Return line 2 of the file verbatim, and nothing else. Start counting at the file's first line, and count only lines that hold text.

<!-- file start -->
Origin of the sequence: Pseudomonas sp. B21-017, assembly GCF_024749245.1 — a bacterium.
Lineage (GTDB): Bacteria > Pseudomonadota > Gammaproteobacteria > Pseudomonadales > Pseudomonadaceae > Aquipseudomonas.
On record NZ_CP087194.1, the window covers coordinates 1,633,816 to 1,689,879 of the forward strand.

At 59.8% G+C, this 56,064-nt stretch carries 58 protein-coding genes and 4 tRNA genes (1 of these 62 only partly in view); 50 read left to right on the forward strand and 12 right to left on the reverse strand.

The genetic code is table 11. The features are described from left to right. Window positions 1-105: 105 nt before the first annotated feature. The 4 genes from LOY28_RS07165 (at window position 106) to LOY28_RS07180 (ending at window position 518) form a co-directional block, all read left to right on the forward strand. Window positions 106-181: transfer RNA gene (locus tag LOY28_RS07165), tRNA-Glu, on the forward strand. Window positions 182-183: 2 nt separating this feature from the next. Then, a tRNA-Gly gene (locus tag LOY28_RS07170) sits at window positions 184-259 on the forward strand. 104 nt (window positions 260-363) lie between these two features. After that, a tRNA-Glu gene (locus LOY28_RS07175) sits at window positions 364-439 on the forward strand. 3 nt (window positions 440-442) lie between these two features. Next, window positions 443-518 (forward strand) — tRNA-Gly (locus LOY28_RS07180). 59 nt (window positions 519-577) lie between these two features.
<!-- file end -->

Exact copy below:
Lineage (GTDB): Bacteria > Pseudomonadota > Gammaproteobacteria > Pseudomonadales > Pseudomonadaceae > Aquipseudomonas.